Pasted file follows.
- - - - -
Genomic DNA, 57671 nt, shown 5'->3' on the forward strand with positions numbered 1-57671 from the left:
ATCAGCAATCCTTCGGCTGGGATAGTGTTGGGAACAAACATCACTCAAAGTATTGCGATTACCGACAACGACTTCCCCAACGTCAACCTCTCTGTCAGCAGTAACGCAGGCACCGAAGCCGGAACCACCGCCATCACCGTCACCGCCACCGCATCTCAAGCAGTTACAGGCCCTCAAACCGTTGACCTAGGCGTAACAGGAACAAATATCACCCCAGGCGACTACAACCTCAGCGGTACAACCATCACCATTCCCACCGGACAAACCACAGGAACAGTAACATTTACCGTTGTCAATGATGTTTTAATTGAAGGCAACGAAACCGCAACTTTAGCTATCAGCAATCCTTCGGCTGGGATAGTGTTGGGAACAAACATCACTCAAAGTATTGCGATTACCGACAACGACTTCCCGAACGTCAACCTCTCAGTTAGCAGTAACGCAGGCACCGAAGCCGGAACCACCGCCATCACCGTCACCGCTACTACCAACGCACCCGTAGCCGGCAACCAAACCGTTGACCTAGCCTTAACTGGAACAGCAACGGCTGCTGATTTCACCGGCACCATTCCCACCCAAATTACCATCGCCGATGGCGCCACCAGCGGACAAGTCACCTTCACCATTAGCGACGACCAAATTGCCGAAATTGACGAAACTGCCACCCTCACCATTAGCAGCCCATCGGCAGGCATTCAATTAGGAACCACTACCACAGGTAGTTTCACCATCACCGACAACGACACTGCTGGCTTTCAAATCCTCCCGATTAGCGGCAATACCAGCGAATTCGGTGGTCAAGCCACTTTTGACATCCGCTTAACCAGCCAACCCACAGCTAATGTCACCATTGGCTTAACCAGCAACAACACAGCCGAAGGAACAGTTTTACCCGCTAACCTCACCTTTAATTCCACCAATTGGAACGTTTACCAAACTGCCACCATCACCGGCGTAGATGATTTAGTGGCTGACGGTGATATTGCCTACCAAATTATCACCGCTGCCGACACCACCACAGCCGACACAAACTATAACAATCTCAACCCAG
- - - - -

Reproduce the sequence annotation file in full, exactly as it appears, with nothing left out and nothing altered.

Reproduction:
Genomic DNA, 57671 nt, shown 5'->3' on the forward strand with positions numbered 1-57671 from the left:
ATCAGCAATCCTTCGGCTGGGATAGTGTTGGGAACAAACATCACTCAAAGTATTGCGATTACCGACAACGACTTCCCCAACGTCAACCTCTCTGTCAGCAGTAACGCAGGCACCGAAGCCGGAACCACCGCCATCACCGTCACCGCCACCGCATCTCAAGCAGTTACAGGCCCTCAAACCGTTGACCTAGGCGTAACAGGAACAAATATCACCCCAGGCGACTACAACCTCAGCGGTACAACCATCACCATTCCCACCGGACAAACCACAGGAACAGTAACATTTACCGTTGTCAATGATGTTTTAATTGAAGGCAACGAAACCGCAACTTTAGCTATCAGCAATCCTTCGGCTGGGATAGTGTTGGGAACAAACATCACTCAAAGTATTGCGATTACCGACAACGACTTCCCGAACGTCAACCTCTCAGTTAGCAGTAACGCAGGCACCGAAGCCGGAACCACCGCCATCACCGTCACCGCTACTACCAACGCACCCGTAGCCGGCAACCAAACCGTTGACCTAGCCTTAACTGGAACAGCAACGGCTGCTGATTTCACCGGCACCATTCCCACCCAAATTACCATCGCCGATGGCGCCACCAGCGGACAAGTCACCTTCACCATTAGCGACGACCAAATTGCCGAAATTGACGAAACTGCCACCCTCACCATTAGCAGCCCATCGGCAGGCATTCAATTAGGAACCACTACCACAGGTAGTTTCACCATCACCGACAACGACACTGCTGGCTTTCAAATCCTCCCGATTAGCGGCAATACCAGCGAATTCGGTGGTCAAGCCACTTTTGACATCCGCTTAACCAGCCAACCCACAGCTAATGTCACCATTGGCTTAACCAGCAACAACACAGCCGAAGGAACAGTTTTACCCGCTAACCTCACCTTTAATTCCACCAATTGGAACGTTTACCAAACTGCCACCATCACCGGCGTAGATGATTTAGTGGCTGACGGTGATATTGCCTACCAAATTATCACCGCTGCCGACACCACCACAGCCGACACAAACTATAACAATCTCAACCCAG